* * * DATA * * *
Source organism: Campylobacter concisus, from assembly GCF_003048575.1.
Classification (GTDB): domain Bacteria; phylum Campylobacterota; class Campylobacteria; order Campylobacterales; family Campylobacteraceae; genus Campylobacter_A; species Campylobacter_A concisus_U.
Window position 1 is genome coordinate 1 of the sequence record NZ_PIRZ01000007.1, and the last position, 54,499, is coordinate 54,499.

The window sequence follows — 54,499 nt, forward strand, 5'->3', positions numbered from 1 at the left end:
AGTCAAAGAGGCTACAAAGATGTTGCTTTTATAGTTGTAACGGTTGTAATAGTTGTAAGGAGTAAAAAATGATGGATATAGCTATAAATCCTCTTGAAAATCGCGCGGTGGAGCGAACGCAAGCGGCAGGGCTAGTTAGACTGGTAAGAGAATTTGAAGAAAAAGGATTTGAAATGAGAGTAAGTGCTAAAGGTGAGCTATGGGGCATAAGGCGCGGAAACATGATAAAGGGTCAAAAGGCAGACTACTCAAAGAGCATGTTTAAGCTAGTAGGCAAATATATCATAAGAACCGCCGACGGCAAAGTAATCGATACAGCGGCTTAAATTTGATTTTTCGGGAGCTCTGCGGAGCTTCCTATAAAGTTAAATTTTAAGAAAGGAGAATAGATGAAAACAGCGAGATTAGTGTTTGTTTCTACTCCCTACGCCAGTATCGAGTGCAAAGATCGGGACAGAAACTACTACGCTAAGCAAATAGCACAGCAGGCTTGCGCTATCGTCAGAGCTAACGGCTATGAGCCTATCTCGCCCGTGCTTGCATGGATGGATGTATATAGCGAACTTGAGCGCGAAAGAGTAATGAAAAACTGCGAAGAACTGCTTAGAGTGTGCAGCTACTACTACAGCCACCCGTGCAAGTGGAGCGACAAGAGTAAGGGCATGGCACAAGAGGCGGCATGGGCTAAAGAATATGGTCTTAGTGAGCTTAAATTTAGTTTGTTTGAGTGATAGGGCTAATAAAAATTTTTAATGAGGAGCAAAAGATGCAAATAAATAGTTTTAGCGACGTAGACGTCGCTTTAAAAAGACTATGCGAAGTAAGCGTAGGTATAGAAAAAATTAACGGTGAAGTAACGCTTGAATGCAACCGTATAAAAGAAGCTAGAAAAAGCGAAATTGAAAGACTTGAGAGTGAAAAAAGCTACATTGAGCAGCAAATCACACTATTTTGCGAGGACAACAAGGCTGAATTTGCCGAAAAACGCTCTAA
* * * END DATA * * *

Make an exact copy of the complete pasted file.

Source organism: Campylobacter concisus, from assembly GCF_003048575.1.
Classification (GTDB): domain Bacteria; phylum Campylobacterota; class Campylobacteria; order Campylobacterales; family Campylobacteraceae; genus Campylobacter_A; species Campylobacter_A concisus_U.
Window position 1 is genome coordinate 1 of the sequence record NZ_PIRZ01000007.1, and the last position, 54,499, is coordinate 54,499.

The window sequence follows — 54,499 nt, forward strand, 5'->3', positions numbered from 1 at the left end:
AGTCAAAGAGGCTACAAAGATGTTGCTTTTATAGTTGTAACGGTTGTAATAGTTGTAAGGAGTAAAAAATGATGGATATAGCTATAAATCCTCTTGAAAATCGCGCGGTGGAGCGAACGCAAGCGGCAGGGCTAGTTAGACTGGTAAGAGAATTTGAAGAAAAAGGATTTGAAATGAGAGTAAGTGCTAAAGGTGAGCTATGGGGCATAAGGCGCGGAAACATGATAAAGGGTCAAAAGGCAGACTACTCAAAGAGCATGTTTAAGCTAGTAGGCAAATATATCATAAGAACCGCCGACGGCAAAGTAATCGATACAGCGGCTTAAATTTGATTTTTCGGGAGCTCTGCGGAGCTTCCTATAAAGTTAAATTTTAAGAAAGGAGAATAGATGAAAACAGCGAGATTAGTGTTTGTTTCTACTCCCTACGCCAGTATCGAGTGCAAAGATCGGGACAGAAACTACTACGCTAAGCAAATAGCACAGCAGGCTTGCGCTATCGTCAGAGCTAACGGCTATGAGCCTATCTCGCCCGTGCTTGCATGGATGGATGTATATAGCGAACTTGAGCGCGAAAGAGTAATGAAAAACTGCGAAGAACTGCTTAGAGTGTGCAGCTACTACTACAGCCACCCGTGCAAGTGGAGCGACAAGAGTAAGGGCATGGCACAAGAGGCGGCATGGGCTAAAGAATATGGTCTTAGTGAGCTTAAATTTAGTTTGTTTGAGTGATAGGGCTAATAAAAATTTTTAATGAGGAGCAAAAGATGCAAATAAATAGTTTTAGCGACGTAGACGTCGCTTTAAAAAGACTATGCGAAGTAAGCGTAGGTATAGAAAAAATTAACGGTGAAGTAACGCTTGAATGCAACCGTATAAAAGAAGCTAGAAAAAGCGAAATTGAAAGACTTGAGAGTGAAAAAAGCTACATTGAGCAGCAAATCACACTATTTTGCGAGGACAACAAGGCTGAATTTGCCGAAAAACGCTCTAA